Use cases and user stories

You may have heard the terms user stories and use cases many times, but never actually dived deep enough to understand what they really mean for the software development process. Both are important, and when comparing User Stories vs Use Cases you should understand that they bring different value. So, what is a use case and what is a user story? Why do you need both of them and which matches which purposes the best? Read on for the answers!

User Stories vs Use Cases: what’s and why’s

You may have heard from the folks in IT community that “ use cases are useless” for a software project and that they are “pretty fine with user stories”. As a software development company with over 20 years of experience, we are sure that such approach cannot give a broad picture of the system and leaves many blind spots that may hinder project advancement later on.

This article will tell you 1) what are use cases and why you need them; 2) what are user stories and why you can’t do without them; 3) why you need them both. Let’s go now!

Use cases

Let’s start with a short description. Study.com defines use cases in the following manner:

What is use case

As simple as that. So, as we can see from the definition, use cases comprise three components – an actor, a system and a goal.

Besides, good use cases also describe the precondition for the goal to be achieved, the postcondition (how the software behaves after the goal is achieved) and actually the route that the users follow to accomplish the goal.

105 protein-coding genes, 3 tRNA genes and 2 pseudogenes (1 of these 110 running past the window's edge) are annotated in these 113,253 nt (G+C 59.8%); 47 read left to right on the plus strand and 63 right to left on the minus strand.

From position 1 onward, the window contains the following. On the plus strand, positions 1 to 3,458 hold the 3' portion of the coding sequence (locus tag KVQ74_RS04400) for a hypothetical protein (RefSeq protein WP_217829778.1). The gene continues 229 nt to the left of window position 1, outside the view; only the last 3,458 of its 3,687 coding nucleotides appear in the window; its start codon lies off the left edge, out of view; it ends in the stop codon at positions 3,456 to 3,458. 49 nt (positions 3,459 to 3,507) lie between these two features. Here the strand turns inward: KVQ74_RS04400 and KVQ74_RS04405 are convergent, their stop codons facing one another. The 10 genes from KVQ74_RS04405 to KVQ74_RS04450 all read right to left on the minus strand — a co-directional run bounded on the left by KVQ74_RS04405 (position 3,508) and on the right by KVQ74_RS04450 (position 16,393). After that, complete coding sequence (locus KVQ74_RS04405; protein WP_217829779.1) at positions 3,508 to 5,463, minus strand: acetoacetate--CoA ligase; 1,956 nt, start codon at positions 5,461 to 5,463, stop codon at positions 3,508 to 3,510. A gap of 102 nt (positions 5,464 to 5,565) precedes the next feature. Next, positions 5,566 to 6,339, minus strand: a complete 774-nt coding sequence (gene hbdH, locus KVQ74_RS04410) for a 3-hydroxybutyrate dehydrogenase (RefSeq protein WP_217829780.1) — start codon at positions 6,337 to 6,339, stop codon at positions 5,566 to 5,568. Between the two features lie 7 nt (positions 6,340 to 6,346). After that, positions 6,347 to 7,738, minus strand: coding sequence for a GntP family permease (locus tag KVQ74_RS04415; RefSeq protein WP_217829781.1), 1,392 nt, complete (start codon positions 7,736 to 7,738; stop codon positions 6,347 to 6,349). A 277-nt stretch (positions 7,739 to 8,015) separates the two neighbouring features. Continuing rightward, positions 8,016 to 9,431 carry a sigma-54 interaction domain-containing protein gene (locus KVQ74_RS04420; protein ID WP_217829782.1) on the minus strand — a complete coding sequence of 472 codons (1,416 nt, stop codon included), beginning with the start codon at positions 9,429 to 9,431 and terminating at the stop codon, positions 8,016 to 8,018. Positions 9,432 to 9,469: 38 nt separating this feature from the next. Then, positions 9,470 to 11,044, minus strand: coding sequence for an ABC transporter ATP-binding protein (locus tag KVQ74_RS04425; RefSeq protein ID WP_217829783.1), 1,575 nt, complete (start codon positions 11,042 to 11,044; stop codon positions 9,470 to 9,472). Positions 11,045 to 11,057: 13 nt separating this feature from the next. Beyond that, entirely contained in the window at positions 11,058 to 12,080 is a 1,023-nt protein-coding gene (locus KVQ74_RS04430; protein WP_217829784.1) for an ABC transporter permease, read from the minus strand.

So, it’s all about the user-system interaction. Detailed use cases are ideal for initial data collection and analysis, as they state clearly why a user needs the feature, how a system will respond to the users’ actions, etc.

Well, now you know enough to learn by example.

An example of a use case

To make things clearer, we’ll start from a non-IT area.

You are an actor in a user story for a blender producer.

A blender producer is considering a new feature to be added into their new model of blender. To see if it really worth it, the company needs a use case to find how a user will interact with the feature (system) and how easily the user will master it (=achieve his/her goal).

Basically, for a producer of your blender this use case will look like this:

Use case sample

Thus, what facts about use cases you have learned so far?

  1. A use case depicts how a user interacts with the software in order to achieve a specific goal.
  2. A use case describes in detail how the software responds to a particular user’s action.
  3. A use case also may contain some preconditions (under which the goal can be achieved) and the postconditions (how system behaves after the goal has been achieved).

All of this makes a use case an ideal tool to:

  • Do the initial data collection and analysis for a software project
  • Prepare detailed system specifications for complex systems regardless of the domain (medicine, finance, insurance)
  • Always stay on the same page with all the project stakeholders.

User stories